- A new study by Interserve, a London-based workspace firm, studied “thinking” employees in the workplace and found that the most minute changes in certain stimuli, such as color and smell, can change the way these workers perform, reports Bloomberg BNA. The “thinking” employees were identified as those whose jobs require cognitive skills, such as in HR, IT, publishing, accounting and government.
- Researchers in the study, Decoding the Work Experience: How the Working Environment Shapes Views, Behaviors and Performance, said that smells are generally known to have effects on people’s physical, mental, emotional and the cognitive functions. They point out that scents like jasmine, lavender and baked bread are known to relax people, whereas peppermint and rosemary are known to stimulate cognitive performance. Interserve said companies can use particular scents for different workplace activities, such as networking, break-out sessions or brainstorming.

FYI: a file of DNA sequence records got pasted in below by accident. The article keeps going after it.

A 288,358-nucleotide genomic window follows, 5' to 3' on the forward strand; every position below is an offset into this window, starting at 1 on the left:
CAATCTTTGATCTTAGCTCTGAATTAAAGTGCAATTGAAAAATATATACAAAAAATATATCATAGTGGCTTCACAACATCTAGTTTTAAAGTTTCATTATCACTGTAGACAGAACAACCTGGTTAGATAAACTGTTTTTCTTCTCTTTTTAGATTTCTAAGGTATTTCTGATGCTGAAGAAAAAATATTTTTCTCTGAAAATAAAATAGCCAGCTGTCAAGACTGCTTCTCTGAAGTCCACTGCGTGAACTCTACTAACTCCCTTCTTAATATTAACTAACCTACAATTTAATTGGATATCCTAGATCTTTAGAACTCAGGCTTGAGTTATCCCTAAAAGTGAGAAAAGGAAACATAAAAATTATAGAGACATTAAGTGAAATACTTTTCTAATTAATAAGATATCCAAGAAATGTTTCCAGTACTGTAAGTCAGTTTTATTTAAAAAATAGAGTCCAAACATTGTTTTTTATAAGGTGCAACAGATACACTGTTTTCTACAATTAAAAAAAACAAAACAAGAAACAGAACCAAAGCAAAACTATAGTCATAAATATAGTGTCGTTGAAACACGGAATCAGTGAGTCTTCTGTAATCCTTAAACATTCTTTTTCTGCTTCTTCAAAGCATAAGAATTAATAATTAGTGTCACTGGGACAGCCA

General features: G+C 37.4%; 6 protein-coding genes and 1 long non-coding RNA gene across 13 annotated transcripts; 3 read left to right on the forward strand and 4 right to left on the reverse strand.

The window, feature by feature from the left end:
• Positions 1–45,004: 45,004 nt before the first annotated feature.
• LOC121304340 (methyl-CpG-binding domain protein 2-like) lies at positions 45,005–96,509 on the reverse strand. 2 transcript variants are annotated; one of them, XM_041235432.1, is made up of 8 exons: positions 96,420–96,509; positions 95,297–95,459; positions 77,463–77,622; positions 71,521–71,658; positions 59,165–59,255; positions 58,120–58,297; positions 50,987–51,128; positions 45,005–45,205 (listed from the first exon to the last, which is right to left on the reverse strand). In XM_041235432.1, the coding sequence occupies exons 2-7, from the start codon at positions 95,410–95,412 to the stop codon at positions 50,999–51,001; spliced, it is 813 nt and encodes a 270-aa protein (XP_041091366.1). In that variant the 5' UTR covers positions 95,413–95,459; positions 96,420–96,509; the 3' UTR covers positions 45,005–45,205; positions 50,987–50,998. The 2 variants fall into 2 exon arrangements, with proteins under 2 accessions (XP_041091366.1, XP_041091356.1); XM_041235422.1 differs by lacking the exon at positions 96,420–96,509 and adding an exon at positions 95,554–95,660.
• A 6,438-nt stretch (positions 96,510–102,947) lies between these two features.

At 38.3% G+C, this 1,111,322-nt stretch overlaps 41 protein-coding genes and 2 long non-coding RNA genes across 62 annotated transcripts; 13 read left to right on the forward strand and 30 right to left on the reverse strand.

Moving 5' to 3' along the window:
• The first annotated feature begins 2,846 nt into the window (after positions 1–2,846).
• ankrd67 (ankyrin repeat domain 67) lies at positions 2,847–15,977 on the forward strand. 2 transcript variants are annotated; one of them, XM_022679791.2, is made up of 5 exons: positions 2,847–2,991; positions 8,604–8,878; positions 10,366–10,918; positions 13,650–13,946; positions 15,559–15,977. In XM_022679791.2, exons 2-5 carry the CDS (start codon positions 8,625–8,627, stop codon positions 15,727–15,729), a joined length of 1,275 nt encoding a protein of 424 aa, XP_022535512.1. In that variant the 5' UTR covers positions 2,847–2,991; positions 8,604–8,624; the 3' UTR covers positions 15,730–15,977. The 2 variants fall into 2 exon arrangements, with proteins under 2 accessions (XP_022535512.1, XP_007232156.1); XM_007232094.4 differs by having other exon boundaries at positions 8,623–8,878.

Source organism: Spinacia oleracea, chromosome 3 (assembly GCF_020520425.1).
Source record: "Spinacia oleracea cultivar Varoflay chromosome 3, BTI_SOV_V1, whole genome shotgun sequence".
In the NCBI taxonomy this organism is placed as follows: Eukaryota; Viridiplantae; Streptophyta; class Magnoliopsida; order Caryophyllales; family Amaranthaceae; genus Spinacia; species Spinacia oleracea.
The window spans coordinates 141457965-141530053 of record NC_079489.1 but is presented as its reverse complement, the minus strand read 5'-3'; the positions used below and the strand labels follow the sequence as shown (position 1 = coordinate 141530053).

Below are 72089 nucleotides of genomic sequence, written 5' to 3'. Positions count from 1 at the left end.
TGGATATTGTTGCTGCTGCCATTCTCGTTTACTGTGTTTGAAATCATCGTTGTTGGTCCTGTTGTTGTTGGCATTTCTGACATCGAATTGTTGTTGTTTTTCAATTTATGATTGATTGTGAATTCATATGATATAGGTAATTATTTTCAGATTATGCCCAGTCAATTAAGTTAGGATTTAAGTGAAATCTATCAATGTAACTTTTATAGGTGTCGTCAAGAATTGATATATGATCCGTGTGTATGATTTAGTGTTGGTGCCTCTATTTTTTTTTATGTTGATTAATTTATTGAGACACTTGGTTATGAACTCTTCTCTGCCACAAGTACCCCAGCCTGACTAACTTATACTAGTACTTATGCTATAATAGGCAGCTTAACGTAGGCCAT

- Color has similar effects on workplace performance as scent, said Interserve. The study points out that a blue, or “cool” color, work area with LED lighting increases alertness and workers’ ability to process information. As for noise, Interserve said the human voice can be a distracting sound in the workplace.
The study referred to another, and more nontraditional, aspect of environmental stimuli on workers’ behavior: An open and/or office-free workplace, much like the one General Electric Co. built in Cincinnati. Interserve said work spaces without physical boundaries and meeting rooms with glass walls can connote trust in the workplace, which, in turn, promotes employee engagement and retention.
There are several other reasons an HR department might want to consider an office makeover, including wanting to avoid gender bias or helping employees with debilitating diseases. Employers always expected to be legally complaint with rules regarding handicap accessibility, and it may also be in their best interest to increase productivity by experimenting with some of the aspects discussed in this report.